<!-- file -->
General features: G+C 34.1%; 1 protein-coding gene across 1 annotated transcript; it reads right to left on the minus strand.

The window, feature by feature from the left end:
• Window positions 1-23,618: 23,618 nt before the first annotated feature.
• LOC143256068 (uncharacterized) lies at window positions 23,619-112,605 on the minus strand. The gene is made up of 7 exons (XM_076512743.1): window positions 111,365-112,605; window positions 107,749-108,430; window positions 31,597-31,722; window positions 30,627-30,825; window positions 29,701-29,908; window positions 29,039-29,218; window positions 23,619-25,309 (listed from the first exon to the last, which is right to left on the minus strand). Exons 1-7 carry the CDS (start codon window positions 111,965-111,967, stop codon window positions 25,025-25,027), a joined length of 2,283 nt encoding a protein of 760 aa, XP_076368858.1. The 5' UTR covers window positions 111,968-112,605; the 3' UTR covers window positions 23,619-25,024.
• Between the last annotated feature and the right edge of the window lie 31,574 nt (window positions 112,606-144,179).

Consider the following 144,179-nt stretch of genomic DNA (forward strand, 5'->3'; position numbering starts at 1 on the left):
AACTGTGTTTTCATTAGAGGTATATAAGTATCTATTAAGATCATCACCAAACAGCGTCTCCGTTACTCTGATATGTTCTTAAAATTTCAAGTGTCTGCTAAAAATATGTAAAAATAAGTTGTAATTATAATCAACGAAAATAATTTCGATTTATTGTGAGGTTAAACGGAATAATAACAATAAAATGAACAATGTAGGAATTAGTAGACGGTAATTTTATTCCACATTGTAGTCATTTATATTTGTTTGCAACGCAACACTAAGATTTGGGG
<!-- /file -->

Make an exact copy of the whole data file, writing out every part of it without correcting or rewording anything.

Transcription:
General features: G+C 34.1%; 1 protein-coding gene across 1 annotated transcript; it reads right to left on the minus strand.

The window, feature by feature from the left end:
• Window positions 1-23,618: 23,618 nt before the first annotated feature.
• LOC143256068 (uncharacterized) lies at window positions 23,619-112,605 on the minus strand. The gene is made up of 7 exons (XM_076512743.1): window positions 111,365-112,605; window positions 107,749-108,430; window positions 31,597-31,722; window positions 30,627-30,825; window positions 29,701-29,908; window positions 29,039-29,218; window positions 23,619-25,309 (listed from the first exon to the last, which is right to left on the minus strand). Exons 1-7 carry the CDS (start codon window positions 111,965-111,967, stop codon window positions 25,025-25,027), a joined length of 2,283 nt encoding a protein of 760 aa, XP_076368858.1. The 5' UTR covers window positions 111,968-112,605; the 3' UTR covers window positions 23,619-25,024.
• Between the last annotated feature and the right edge of the window lie 31,574 nt (window positions 112,606-144,179).

Consider the following 144,179-nt stretch of genomic DNA (forward strand, 5'->3'; position numbering starts at 1 on the left):
AACTGTGTTTTCATTAGAGGTATATAAGTATCTATTAAGATCATCACCAAACAGCGTCTCCGTTACTCTGATATGTTCTTAAAATTTCAAGTGTCTGCTAAAAATATGTAAAAATAAGTTGTAATTATAATCAACGAAAATAATTTCGATTTATTGTGAGGTTAAACGGAATAATAACAATAAAATGAACAATGTAGGAATTAGTAGACGGTAATTTTATTCCACATTGTAGTCATTTATATTTGTTTGCAACGCAACACTAAGATTTGGGG